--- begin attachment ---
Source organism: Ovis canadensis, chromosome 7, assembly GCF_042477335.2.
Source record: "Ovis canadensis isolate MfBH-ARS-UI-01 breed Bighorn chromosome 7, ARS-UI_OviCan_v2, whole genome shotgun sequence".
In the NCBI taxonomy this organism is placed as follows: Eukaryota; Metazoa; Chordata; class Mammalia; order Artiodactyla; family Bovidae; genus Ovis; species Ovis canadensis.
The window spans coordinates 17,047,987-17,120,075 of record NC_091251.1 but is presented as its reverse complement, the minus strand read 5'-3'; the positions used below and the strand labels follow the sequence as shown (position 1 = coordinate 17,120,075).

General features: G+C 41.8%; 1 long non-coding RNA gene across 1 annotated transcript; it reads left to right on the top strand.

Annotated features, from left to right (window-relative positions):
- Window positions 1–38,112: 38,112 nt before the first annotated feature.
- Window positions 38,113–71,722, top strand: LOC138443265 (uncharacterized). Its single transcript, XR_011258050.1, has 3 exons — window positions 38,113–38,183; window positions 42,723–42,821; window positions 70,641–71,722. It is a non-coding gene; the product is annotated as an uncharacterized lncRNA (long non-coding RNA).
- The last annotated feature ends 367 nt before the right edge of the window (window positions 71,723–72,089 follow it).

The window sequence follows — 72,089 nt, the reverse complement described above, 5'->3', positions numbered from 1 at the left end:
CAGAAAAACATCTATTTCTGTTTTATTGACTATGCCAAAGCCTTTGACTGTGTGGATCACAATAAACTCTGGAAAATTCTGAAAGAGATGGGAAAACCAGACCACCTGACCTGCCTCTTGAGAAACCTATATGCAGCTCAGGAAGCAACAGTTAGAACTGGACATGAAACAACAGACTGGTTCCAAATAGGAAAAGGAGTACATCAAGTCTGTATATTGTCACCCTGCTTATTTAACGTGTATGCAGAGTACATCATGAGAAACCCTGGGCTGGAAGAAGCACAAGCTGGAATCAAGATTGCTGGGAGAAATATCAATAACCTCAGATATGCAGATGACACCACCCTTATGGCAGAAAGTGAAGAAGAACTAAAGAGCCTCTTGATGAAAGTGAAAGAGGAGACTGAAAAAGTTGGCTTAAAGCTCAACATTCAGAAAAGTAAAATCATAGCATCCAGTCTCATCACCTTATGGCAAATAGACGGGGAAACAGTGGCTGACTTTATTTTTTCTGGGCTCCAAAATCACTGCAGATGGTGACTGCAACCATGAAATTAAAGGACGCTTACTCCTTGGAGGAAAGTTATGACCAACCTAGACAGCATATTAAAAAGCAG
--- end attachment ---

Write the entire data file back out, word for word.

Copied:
Source organism: Ovis canadensis, chromosome 7, assembly GCF_042477335.2.
Source record: "Ovis canadensis isolate MfBH-ARS-UI-01 breed Bighorn chromosome 7, ARS-UI_OviCan_v2, whole genome shotgun sequence".
In the NCBI taxonomy this organism is placed as follows: Eukaryota; Metazoa; Chordata; class Mammalia; order Artiodactyla; family Bovidae; genus Ovis; species Ovis canadensis.
The window spans coordinates 17,047,987-17,120,075 of record NC_091251.1 but is presented as its reverse complement, the minus strand read 5'-3'; the positions used below and the strand labels follow the sequence as shown (position 1 = coordinate 17,120,075).

General features: G+C 41.8%; 1 long non-coding RNA gene across 1 annotated transcript; it reads left to right on the top strand.

Annotated features, from left to right (window-relative positions):
- Window positions 1–38,112: 38,112 nt before the first annotated feature.
- Window positions 38,113–71,722, top strand: LOC138443265 (uncharacterized). Its single transcript, XR_011258050.1, has 3 exons — window positions 38,113–38,183; window positions 42,723–42,821; window positions 70,641–71,722. It is a non-coding gene; the product is annotated as an uncharacterized lncRNA (long non-coding RNA).
- The last annotated feature ends 367 nt before the right edge of the window (window positions 71,723–72,089 follow it).

The window sequence follows — 72,089 nt, the reverse complement described above, 5'->3', positions numbered from 1 at the left end:
CAGAAAAACATCTATTTCTGTTTTATTGACTATGCCAAAGCCTTTGACTGTGTGGATCACAATAAACTCTGGAAAATTCTGAAAGAGATGGGAAAACCAGACCACCTGACCTGCCTCTTGAGAAACCTATATGCAGCTCAGGAAGCAACAGTTAGAACTGGACATGAAACAACAGACTGGTTCCAAATAGGAAAAGGAGTACATCAAGTCTGTATATTGTCACCCTGCTTATTTAACGTGTATGCAGAGTACATCATGAGAAACCCTGGGCTGGAAGAAGCACAAGCTGGAATCAAGATTGCTGGGAGAAATATCAATAACCTCAGATATGCAGATGACACCACCCTTATGGCAGAAAGTGAAGAAGAACTAAAGAGCCTCTTGATGAAAGTGAAAGAGGAGACTGAAAAAGTTGGCTTAAAGCTCAACATTCAGAAAAGTAAAATCATAGCATCCAGTCTCATCACCTTATGGCAAATAGACGGGGAAACAGTGGCTGACTTTATTTTTTCTGGGCTCCAAAATCACTGCAGATGGTGACTGCAACCATGAAATTAAAGGACGCTTACTCCTTGGAGGAAAGTTATGACCAACCTAGACAGCATATTAAAAAGCAG